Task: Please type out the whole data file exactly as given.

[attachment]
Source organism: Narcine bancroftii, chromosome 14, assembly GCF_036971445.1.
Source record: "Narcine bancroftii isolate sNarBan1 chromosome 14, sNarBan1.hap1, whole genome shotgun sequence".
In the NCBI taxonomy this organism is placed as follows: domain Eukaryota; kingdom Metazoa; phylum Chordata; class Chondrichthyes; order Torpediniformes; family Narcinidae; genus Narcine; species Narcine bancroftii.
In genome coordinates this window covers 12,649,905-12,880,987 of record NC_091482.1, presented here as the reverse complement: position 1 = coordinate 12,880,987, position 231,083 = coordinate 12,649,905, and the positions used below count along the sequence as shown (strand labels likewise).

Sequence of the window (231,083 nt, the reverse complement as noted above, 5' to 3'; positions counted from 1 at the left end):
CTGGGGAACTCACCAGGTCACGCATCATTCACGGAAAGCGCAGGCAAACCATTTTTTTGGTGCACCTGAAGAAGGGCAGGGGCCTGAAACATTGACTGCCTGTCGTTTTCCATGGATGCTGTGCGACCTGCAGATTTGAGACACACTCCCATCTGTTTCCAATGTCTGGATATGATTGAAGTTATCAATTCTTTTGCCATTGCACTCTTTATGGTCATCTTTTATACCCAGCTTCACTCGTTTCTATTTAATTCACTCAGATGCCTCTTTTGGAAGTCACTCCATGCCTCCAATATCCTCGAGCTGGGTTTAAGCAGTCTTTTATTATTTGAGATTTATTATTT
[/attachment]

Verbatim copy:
Source organism: Narcine bancroftii, chromosome 14, assembly GCF_036971445.1.
Source record: "Narcine bancroftii isolate sNarBan1 chromosome 14, sNarBan1.hap1, whole genome shotgun sequence".
In the NCBI taxonomy this organism is placed as follows: domain Eukaryota; kingdom Metazoa; phylum Chordata; class Chondrichthyes; order Torpediniformes; family Narcinidae; genus Narcine; species Narcine bancroftii.
In genome coordinates this window covers 12,649,905-12,880,987 of record NC_091482.1, presented here as the reverse complement: position 1 = coordinate 12,880,987, position 231,083 = coordinate 12,649,905, and the positions used below count along the sequence as shown (strand labels likewise).

Sequence of the window (231,083 nt, the reverse complement as noted above, 5' to 3'; positions counted from 1 at the left end):
CTGGGGAACTCACCAGGTCACGCATCATTCACGGAAAGCGCAGGCAAACCATTTTTTTGGTGCACCTGAAGAAGGGCAGGGGCCTGAAACATTGACTGCCTGTCGTTTTCCATGGATGCTGTGCGACCTGCAGATTTGAGACACACTCCCATCTGTTTCCAATGTCTGGATATGATTGAAGTTATCAATTCTTTTGCCATTGCACTCTTTATGGTCATCTTTTATACCCAGCTTCACTCGTTTCTATTTAATTCACTCAGATGCCTCTTTTGGAAGTCACTCCATGCCTCCAATATCCTCGAGCTGGGTTTAAGCAGTCTTTTATTATTTGAGATTTATTATTT